Random Acts of Kindness Ideas for Kids to Make the Classroom a Kinder Place

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Updated | 3 min read

Random acts of kindness. They’re small moments in the school day that can make a major difference in students’ lives, and yet working this concept into a busy school year can be complicated. With 180 days and countless directives, how do you manage to encourage your students to be generous and gracious and sprinkle these random acts of kindness into the day?

Whether you’re looking to celebrate Random Acts of Kindness Day on February 17 (just after Valentine’s Day) or just looking for some random acts of kindness ideas for kids to add to your social-emotional lessons, here’s a guide for teachers to make this concept both easier to teach and truly inspiring to kids.

What is the Origin of Random Acts of Kindness?

The concept of doing kind things for other people has been around for as long as there have been people, but the origin of the phrase Random Acts of Kindness is a bit murky — there’s no way to know who said it first.

Most credit the phrase’s popularity to a California woman named Anne Herbert who wrote an article titled “Practice random kindness and senseless acts of beauty” in a 1985 issue of the countercultural journal “Whole Earth Review.” Herbert went on to co-write a children’s book of the same name in 1993, securing the term’s place in the zeitgeist.

Republished 20 years later with a foreword by Bishop Desmond Tutu, the book is a good start for elementary school teachers looking to implement random acts of kindness in the classroom.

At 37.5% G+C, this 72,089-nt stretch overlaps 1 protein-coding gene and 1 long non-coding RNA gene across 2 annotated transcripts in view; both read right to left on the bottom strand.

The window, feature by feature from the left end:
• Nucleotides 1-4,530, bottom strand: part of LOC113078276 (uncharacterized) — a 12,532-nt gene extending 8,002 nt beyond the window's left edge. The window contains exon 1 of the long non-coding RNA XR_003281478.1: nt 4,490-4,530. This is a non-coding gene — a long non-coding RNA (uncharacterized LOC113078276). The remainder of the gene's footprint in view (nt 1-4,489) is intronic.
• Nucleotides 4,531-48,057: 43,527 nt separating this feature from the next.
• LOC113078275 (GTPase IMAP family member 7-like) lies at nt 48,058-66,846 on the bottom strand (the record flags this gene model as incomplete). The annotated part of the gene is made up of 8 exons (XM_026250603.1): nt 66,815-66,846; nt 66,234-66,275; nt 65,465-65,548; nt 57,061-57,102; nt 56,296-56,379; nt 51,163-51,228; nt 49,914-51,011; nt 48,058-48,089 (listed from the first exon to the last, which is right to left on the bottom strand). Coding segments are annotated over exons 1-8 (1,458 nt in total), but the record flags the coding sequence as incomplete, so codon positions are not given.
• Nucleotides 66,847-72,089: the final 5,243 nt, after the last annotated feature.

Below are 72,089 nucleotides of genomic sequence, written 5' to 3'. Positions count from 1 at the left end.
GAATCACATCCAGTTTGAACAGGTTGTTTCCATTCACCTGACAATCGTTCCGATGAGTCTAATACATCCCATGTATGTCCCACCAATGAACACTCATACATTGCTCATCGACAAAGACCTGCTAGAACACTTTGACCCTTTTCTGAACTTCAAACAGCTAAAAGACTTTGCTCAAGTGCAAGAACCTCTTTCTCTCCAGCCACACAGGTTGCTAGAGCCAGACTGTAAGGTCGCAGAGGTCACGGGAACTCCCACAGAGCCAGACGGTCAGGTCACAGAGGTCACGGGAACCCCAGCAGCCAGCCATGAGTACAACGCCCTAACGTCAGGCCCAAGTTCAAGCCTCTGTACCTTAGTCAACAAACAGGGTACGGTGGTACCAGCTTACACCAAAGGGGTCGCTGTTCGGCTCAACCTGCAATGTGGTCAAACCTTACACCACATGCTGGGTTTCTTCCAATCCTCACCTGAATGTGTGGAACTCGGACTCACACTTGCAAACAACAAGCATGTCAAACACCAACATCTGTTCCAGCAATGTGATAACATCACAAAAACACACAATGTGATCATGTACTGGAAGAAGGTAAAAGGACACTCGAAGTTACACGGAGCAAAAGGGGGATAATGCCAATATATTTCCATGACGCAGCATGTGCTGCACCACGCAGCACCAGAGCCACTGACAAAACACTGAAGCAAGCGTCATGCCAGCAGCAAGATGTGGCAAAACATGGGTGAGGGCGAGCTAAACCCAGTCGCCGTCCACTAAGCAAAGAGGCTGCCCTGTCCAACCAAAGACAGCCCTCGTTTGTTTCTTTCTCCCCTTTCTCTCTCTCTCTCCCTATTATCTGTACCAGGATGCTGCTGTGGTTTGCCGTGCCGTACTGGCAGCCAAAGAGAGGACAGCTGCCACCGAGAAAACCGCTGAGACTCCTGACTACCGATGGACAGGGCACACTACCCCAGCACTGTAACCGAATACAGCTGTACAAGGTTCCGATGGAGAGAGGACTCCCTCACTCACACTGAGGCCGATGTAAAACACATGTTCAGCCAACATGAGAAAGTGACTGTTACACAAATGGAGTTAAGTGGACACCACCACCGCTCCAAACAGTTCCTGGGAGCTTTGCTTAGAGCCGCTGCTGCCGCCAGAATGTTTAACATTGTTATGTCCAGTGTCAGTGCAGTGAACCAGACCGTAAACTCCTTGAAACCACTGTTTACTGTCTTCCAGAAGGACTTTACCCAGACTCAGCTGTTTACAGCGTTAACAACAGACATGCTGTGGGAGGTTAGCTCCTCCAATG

Random Acts of Kindness book for kids


In addition to Herbert, the Random Acts of Kindness Foundation in Colorado has played a crucial role in establishing “Random Acts of Kindness” as a worldwide phenomenon. The non-profit was formed in the early 1990s and has been the driving force behind making February 17 the official Random Acts of Kindness Day, focused on a mission to “Make Kindness the Norm.”

The non-profit offers teachers, students, and other individuals a chance to sign on as RAKtivists, short for Random Act of Kindness activist. Apply for your class, and you’ll get free monthly missions to spread more kindness plus access to the RAKtivist Facebook group!

Random Acts of Kindness Ideas for Kids

Looking for immediate random acts of kindness ideas for kids to do in the classroom? Start with small, manageable tasks that kids can do to show them random acts of kindness are for everyone, no matter their age.

Some ideas perfect for school include:

  • Holding the classroom door open for classmates
  • Allowing a friend to go first in a recess game
  • Asking another student if they need help
  • Throwing out a friend’s trash at lunchtime
  • Waving to a classmate on the school bus
  • Picking up another student’s pencil when it falls

Just One Kind Word Positivity Poster for classroom

More Ways to Promote Random Acts of Kindness at School

Some random acts of kindness ideas you can kick off as a teacher:

  1. Use our Random Acts of Kindness calendar with your students for the month. It includes 16 different kindness tasks for your students to do for others.
  2. Set up a “kindness” board in your classroom with sticky notes where students can write kind things about their classmates and post them.
  3. Sign your class up for the Great Kindness Challenge for a week of challenges.
  4. Brainstorm random acts of kindness ideas and make kindness fortune tellers with your class.
  5. A simple hello could lead to a million smiles. Have your students use our Hello Greeting Cards template to write a nice compliment inside for a class member.
  6. Create a kindness chain for the classroom. Give students paper slips to write down ideas for random acts of kindness, and link them together to display on your bulletin board or even out in the hallway. Kindness might be catching!
  7. Post a “sprinkle kindness” banner in the classroom as a visual reminder to practice random acts of kindness.

Looking for more ways to encourage kindness? Try these kindness teacher resources!


Banner image via shutterstock/Maximiliano Gagliano


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